As 3D printing technology spreads, so do fears of potential abuse. A bill that would put copyright infringement warnings near printers in public libraries is being considered in California, and critics fear hasty legislation may stifle the industry.
Lawmakers behind the bill AB-37 say passage of the proposal would mandate that all state libraries “post a notice on or near the 3D printer that would alert users of the 3D printer of the potential liability of the user for misuse of the 3D printer.” It was unanimously re-referred to committee this week.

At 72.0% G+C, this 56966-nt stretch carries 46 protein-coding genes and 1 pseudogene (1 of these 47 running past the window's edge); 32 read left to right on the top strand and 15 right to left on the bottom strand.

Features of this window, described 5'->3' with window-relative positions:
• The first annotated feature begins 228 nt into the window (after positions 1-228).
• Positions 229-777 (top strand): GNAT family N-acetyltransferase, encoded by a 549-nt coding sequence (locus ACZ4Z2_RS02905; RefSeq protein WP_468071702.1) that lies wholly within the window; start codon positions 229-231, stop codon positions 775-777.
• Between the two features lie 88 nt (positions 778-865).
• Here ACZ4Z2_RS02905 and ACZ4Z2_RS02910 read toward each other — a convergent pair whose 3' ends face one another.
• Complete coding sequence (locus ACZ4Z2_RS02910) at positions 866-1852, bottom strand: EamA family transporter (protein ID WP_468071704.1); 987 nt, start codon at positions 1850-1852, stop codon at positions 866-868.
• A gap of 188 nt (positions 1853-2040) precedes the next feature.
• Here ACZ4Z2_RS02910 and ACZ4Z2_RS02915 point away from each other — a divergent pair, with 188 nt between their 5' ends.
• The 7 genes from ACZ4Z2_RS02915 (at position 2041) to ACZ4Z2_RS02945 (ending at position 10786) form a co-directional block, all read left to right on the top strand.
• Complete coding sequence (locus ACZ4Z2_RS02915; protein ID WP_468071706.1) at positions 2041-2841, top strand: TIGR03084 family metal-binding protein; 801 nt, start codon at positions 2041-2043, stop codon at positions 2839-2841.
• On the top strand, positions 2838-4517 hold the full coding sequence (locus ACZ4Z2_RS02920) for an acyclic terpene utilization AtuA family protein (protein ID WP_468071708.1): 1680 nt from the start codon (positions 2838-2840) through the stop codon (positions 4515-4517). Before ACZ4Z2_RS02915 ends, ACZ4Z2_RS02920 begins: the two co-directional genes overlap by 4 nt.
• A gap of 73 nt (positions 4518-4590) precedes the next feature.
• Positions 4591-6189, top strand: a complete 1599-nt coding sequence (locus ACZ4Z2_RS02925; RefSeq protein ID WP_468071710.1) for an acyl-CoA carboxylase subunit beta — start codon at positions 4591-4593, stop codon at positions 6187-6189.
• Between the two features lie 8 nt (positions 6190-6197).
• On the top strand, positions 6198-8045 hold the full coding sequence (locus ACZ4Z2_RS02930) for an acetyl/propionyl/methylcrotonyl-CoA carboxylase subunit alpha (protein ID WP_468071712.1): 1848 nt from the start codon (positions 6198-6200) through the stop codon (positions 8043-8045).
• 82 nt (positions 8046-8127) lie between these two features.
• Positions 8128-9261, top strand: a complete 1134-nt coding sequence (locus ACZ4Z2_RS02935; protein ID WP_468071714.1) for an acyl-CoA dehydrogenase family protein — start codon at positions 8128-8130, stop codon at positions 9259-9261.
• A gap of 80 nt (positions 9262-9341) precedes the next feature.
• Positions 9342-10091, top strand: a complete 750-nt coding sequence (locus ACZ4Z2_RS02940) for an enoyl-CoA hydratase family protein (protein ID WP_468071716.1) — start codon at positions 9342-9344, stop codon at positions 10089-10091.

While the costs of 3D printers were astronomical a few years ago, the technology is increasingly becoming common in public libraries—often thanks to generous grants and donations. The Sunnyvale Public Library near the San Francisco Bay received a $13,500 Library Services and Technology grantthrough the California State Library in 2014 to purchase a high-tech printer, and the Mountain View Public Library received a similar award a year earlier. The Young Adult Library Services Association announced in February that it would be helping outfit 100 facilities across the United States with printers, including the Santa Cruz Public Libraries system, and equipment is available to the public for free in San Diego, Sacramento and other Golden State libraries up and down the west coast.